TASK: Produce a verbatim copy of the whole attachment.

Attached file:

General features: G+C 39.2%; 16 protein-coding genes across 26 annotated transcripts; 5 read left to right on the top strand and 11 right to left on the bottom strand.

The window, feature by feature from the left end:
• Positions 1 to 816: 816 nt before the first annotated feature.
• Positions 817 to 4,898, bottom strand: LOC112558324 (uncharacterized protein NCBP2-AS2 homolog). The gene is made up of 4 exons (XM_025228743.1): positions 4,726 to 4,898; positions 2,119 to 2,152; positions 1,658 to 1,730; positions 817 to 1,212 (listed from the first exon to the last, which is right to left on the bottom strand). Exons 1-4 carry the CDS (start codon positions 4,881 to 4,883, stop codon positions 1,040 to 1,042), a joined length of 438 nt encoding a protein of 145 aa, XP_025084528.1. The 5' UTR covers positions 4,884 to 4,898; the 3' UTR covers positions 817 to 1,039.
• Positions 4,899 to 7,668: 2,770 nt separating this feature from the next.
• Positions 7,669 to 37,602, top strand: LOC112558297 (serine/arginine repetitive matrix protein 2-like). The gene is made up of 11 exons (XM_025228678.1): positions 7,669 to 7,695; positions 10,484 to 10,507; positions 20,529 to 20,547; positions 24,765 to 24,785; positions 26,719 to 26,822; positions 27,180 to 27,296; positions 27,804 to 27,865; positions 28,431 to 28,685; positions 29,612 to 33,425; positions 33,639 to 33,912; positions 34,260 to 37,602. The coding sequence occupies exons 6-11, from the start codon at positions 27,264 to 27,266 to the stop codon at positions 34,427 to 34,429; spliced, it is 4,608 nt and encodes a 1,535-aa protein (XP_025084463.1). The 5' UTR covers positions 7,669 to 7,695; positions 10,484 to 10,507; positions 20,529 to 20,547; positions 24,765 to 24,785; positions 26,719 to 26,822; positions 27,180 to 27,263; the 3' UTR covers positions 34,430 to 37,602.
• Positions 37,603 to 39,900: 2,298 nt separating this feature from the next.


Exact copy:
General features: G+C 39.2%; 16 protein-coding genes across 26 annotated transcripts; 5 read left to right on the top strand and 11 right to left on the bottom strand.

The window, feature by feature from the left end:
• Positions 1 to 816: 816 nt before the first annotated feature.
• Positions 817 to 4,898, bottom strand: LOC112558324 (uncharacterized protein NCBP2-AS2 homolog). The gene is made up of 4 exons (XM_025228743.1): positions 4,726 to 4,898; positions 2,119 to 2,152; positions 1,658 to 1,730; positions 817 to 1,212 (listed from the first exon to the last, which is right to left on the bottom strand). Exons 1-4 carry the CDS (start codon positions 4,881 to 4,883, stop codon positions 1,040 to 1,042), a joined length of 438 nt encoding a protein of 145 aa, XP_025084528.1. The 5' UTR covers positions 4,884 to 4,898; the 3' UTR covers positions 817 to 1,039.
• Positions 4,899 to 7,668: 2,770 nt separating this feature from the next.
• Positions 7,669 to 37,602, top strand: LOC112558297 (serine/arginine repetitive matrix protein 2-like). The gene is made up of 11 exons (XM_025228678.1): positions 7,669 to 7,695; positions 10,484 to 10,507; positions 20,529 to 20,547; positions 24,765 to 24,785; positions 26,719 to 26,822; positions 27,180 to 27,296; positions 27,804 to 27,865; positions 28,431 to 28,685; positions 29,612 to 33,425; positions 33,639 to 33,912; positions 34,260 to 37,602. The coding sequence occupies exons 6-11, from the start codon at positions 27,264 to 27,266 to the stop codon at positions 34,427 to 34,429; spliced, it is 4,608 nt and encodes a 1,535-aa protein (XP_025084463.1). The 5' UTR covers positions 7,669 to 7,695; positions 10,484 to 10,507; positions 20,529 to 20,547; positions 24,765 to 24,785; positions 26,719 to 26,822; positions 27,180 to 27,263; the 3' UTR covers positions 34,430 to 37,602.
• Positions 37,603 to 39,900: 2,298 nt separating this feature from the next.